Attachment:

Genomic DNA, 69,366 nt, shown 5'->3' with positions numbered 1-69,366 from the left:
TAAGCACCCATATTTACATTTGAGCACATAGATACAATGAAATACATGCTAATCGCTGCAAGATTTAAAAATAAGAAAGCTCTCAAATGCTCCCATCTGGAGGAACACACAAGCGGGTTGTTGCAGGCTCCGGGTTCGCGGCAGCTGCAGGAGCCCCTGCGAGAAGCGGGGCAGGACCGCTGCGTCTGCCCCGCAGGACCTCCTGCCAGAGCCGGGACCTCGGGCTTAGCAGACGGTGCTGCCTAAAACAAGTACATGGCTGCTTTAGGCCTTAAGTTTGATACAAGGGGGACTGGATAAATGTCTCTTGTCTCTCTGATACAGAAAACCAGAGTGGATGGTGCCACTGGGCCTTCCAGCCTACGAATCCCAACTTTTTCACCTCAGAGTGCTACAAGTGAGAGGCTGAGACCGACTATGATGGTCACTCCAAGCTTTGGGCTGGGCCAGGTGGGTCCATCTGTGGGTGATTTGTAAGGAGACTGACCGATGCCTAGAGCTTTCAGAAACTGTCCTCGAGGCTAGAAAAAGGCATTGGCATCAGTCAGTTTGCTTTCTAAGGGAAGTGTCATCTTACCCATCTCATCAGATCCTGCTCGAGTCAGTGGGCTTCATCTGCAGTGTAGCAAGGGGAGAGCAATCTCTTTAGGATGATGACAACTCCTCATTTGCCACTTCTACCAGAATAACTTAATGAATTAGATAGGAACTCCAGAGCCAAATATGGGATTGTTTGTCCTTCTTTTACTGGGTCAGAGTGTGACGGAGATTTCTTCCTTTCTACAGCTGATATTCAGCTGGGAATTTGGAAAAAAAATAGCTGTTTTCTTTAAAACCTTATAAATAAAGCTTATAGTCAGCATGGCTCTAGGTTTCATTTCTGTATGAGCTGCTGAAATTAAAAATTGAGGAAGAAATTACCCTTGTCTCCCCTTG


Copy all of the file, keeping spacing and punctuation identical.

Genomic DNA, 69,366 nt, shown 5'->3' with positions numbered 1-69,366 from the left:
TAAGCACCCATATTTACATTTGAGCACATAGATACAATGAAATACATGCTAATCGCTGCAAGATTTAAAAATAAGAAAGCTCTCAAATGCTCCCATCTGGAGGAACACACAAGCGGGTTGTTGCAGGCTCCGGGTTCGCGGCAGCTGCAGGAGCCCCTGCGAGAAGCGGGGCAGGACCGCTGCGTCTGCCCCGCAGGACCTCCTGCCAGAGCCGGGACCTCGGGCTTAGCAGACGGTGCTGCCTAAAACAAGTACATGGCTGCTTTAGGCCTTAAGTTTGATACAAGGGGGACTGGATAAATGTCTCTTGTCTCTCTGATACAGAAAACCAGAGTGGATGGTGCCACTGGGCCTTCCAGCCTACGAATCCCAACTTTTTCACCTCAGAGTGCTACAAGTGAGAGGCTGAGACCGACTATGATGGTCACTCCAAGCTTTGGGCTGGGCCAGGTGGGTCCATCTGTGGGTGATTTGTAAGGAGACTGACCGATGCCTAGAGCTTTCAGAAACTGTCCTCGAGGCTAGAAAAAGGCATTGGCATCAGTCAGTTTGCTTTCTAAGGGAAGTGTCATCTTACCCATCTCATCAGATCCTGCTCGAGTCAGTGGGCTTCATCTGCAGTGTAGCAAGGGGAGAGCAATCTCTTTAGGATGATGACAACTCCTCATTTGCCACTTCTACCAGAATAACTTAATGAATTAGATAGGAACTCCAGAGCCAAATATGGGATTGTTTGTCCTTCTTTTACTGGGTCAGAGTGTGACGGAGATTTCTTCCTTTCTACAGCTGATATTCAGCTGGGAATTTGGAAAAAAAATAGCTGTTTTCTTTAAAACCTTATAAATAAAGCTTATAGTCAGCATGGCTCTAGGTTTCATTTCTGTATGAGCTGCTGAAATTAAAAATTGAGGAAGAAATTACCCTTGTCTCCCCTTG